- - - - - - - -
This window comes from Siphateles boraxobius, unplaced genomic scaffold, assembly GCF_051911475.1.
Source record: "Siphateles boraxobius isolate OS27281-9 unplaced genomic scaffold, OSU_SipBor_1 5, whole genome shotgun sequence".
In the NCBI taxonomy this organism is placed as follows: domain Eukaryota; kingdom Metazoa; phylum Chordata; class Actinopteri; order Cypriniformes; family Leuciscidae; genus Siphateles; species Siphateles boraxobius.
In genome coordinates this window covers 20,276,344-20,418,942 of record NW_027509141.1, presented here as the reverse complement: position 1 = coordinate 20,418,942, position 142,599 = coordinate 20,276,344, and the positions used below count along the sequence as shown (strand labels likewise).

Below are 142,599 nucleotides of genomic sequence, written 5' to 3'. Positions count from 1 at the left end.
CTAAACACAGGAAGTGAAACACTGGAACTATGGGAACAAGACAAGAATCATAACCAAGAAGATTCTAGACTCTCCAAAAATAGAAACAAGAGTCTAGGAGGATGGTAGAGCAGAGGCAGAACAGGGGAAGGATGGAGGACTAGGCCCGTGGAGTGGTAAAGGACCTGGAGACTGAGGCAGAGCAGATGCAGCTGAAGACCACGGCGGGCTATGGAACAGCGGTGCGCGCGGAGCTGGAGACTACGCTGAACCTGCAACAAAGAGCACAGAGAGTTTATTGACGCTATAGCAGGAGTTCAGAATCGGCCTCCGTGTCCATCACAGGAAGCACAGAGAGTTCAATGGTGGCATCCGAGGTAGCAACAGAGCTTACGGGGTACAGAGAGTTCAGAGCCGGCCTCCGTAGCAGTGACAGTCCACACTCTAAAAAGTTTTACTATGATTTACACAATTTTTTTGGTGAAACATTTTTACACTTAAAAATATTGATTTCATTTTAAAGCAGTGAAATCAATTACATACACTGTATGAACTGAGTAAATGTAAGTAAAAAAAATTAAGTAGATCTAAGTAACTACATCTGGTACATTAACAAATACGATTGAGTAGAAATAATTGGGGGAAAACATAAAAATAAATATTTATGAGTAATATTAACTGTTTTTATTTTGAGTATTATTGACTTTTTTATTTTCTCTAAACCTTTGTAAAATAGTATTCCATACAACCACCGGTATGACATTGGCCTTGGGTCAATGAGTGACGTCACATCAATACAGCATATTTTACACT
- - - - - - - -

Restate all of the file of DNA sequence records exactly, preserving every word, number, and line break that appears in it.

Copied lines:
This window comes from Siphateles boraxobius, unplaced genomic scaffold, assembly GCF_051911475.1.
Source record: "Siphateles boraxobius isolate OS27281-9 unplaced genomic scaffold, OSU_SipBor_1 5, whole genome shotgun sequence".
In the NCBI taxonomy this organism is placed as follows: domain Eukaryota; kingdom Metazoa; phylum Chordata; class Actinopteri; order Cypriniformes; family Leuciscidae; genus Siphateles; species Siphateles boraxobius.
In genome coordinates this window covers 20,276,344-20,418,942 of record NW_027509141.1, presented here as the reverse complement: position 1 = coordinate 20,418,942, position 142,599 = coordinate 20,276,344, and the positions used below count along the sequence as shown (strand labels likewise).

Below are 142,599 nucleotides of genomic sequence, written 5' to 3'. Positions count from 1 at the left end.
CTAAACACAGGAAGTGAAACACTGGAACTATGGGAACAAGACAAGAATCATAACCAAGAAGATTCTAGACTCTCCAAAAATAGAAACAAGAGTCTAGGAGGATGGTAGAGCAGAGGCAGAACAGGGGAAGGATGGAGGACTAGGCCCGTGGAGTGGTAAAGGACCTGGAGACTGAGGCAGAGCAGATGCAGCTGAAGACCACGGCGGGCTATGGAACAGCGGTGCGCGCGGAGCTGGAGACTACGCTGAACCTGCAACAAAGAGCACAGAGAGTTTATTGACGCTATAGCAGGAGTTCAGAATCGGCCTCCGTGTCCATCACAGGAAGCACAGAGAGTTCAATGGTGGCATCCGAGGTAGCAACAGAGCTTACGGGGTACAGAGAGTTCAGAGCCGGCCTCCGTAGCAGTGACAGTCCACACTCTAAAAAGTTTTACTATGATTTACACAATTTTTTTGGTGAAACATTTTTACACTTAAAAATATTGATTTCATTTTAAAGCAGTGAAATCAATTACATACACTGTATGAACTGAGTAAATGTAAGTAAAAAAAATTAAGTAGATCTAAGTAACTACATCTGGTACATTAACAAATACGATTGAGTAGAAATAATTGGGGGAAAACATAAAAATAAATATTTATGAGTAATATTAACTGTTTTTATTTTGAGTATTATTGACTTTTTTATTTTCTCTAAACCTTTGTAAAATAGTATTCCATACAACCACCGGTATGACATTGGCCTTGGGTCAATGAGTGACGTCACATCAATACAGCATATTTTACACT